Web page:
About The Design
To bring the whimsy of DOGMA to life, Kevin Smith wanted a look somewhere
between reality and unreality, in the slightly skewed, eye-popping style of his
favorite comic-books. To get this look, he surrounded himself with a group of
dedicated visual artists who could help transubstantiate his dream-like
storyboards into tangible sets and effects. "These guys really gave their
all," says Smith. "The special effects team went all out and there was
this kind of guiding spirit of 'let's put on a show.'"
"This is the first time either of
us has shot a movie in which we had to deal with questions like are the angel
wings working properly," sums up Scott Mosier. "The biggest thing was
that we really had to let go and invite more people to the party. There were
many more arms involved - special effects, CGI, visual effects and it was a huge
amount of information to process and control. The ante was upped and we lost a
bit of our innocence."
Key to the effort was the work of
production designer Robert Holtzman. "When I read the script, I immediately
knew it was going to be a real challenge," admits Holtzman. Not
surprisingly, Holtzman felt Smith's script read like a graphic novel. He
envisioned the look and feel of the story as a comic-book sprung to life,
splashed with implausible colors and broad strokes that could have come from the
ink of an artist. "I started looking at a lot of comic books for color and
design ideas," he explains. "I used several blank walls and full walls
in the background to give the film more of a sort of hand-drawn feeling. We also
used colors like pumpkin, bray blues and dark grey in situations where you would
normally use white to give the film a very surreal and abstract look."
"One of the great things about
working with Kevin," continues Holtzman, "is that you can bring in a
whole table full of ideas and he just starts thinking as far out as you want him
to and then at the last minute he reigns you in. I really wanted to create a
whole other world with this movie that reflects Kevin's view askew universe,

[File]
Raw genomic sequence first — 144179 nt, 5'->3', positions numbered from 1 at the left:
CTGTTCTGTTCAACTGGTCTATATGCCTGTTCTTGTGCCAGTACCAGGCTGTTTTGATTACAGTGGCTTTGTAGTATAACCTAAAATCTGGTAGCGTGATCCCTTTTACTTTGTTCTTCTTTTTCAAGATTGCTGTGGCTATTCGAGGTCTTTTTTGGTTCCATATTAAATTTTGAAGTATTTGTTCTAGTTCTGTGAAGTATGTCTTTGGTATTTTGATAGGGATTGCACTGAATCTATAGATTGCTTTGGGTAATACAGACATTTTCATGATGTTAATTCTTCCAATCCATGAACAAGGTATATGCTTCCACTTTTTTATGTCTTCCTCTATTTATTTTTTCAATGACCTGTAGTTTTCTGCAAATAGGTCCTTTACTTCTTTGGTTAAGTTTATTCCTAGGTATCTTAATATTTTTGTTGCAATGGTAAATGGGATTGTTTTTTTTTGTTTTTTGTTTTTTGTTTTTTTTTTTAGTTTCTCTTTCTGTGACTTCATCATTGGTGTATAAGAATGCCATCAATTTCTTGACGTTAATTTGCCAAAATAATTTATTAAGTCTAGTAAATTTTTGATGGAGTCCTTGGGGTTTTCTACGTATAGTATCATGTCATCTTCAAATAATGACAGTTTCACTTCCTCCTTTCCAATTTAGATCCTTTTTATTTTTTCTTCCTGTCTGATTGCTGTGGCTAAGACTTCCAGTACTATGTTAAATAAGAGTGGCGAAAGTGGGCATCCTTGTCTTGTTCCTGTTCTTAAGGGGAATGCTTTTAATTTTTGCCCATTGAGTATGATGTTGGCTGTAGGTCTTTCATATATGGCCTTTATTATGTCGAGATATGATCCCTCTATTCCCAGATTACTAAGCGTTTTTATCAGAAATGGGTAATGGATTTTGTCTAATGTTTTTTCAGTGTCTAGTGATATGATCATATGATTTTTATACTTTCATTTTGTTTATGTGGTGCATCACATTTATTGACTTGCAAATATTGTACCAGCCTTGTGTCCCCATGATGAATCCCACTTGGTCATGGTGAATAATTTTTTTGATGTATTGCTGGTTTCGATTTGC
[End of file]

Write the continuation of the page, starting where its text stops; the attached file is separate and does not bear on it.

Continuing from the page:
which has a logic of its own."
Among other things, Holtzman built the
train that takes Bethany, Rufus, Jay, Silent Bob and the two renegade angels
towards the New Jersey climax; the set was then propped on tire tubes that could
approximate a chugging motion. Holtzman also had fun layering in lots of subtle
mythological symbols from various religious traditions - something for the fans
who like to ponder the details.
Adding to the otherworldly feel of
DOGMA are the creations of Vince Guastini, creature effects supervisor, who
worked laboriously to design the Golgathan, an ancient demon that rises from the
bowels of the earth or, in this case, modern plumbing. Guastini also created the
prosthetic angel wings for all of the non-human beings, celestial or otherwise.
Jason Lee explains his character's demonic attachments: "Vince really made
my horns look realistic. I couldn't feel them on my head and they only took
about twenty minutes to put on."
Charlie Belardinelli, the film's
special effects supervisor, took on the task of engineering all the mechanical
effects, including the film's pyrotechnics and shocking creature entrances.
"Kevin basically laid out exactly what he wanted and I collaborated with
the visual effects people and the creature effects people to bring it to life.
It was a lot of fun," says Belardinelli.
Capturing the whole thing on film is
director of photography Robert Yeoman. "So nervous was I abo
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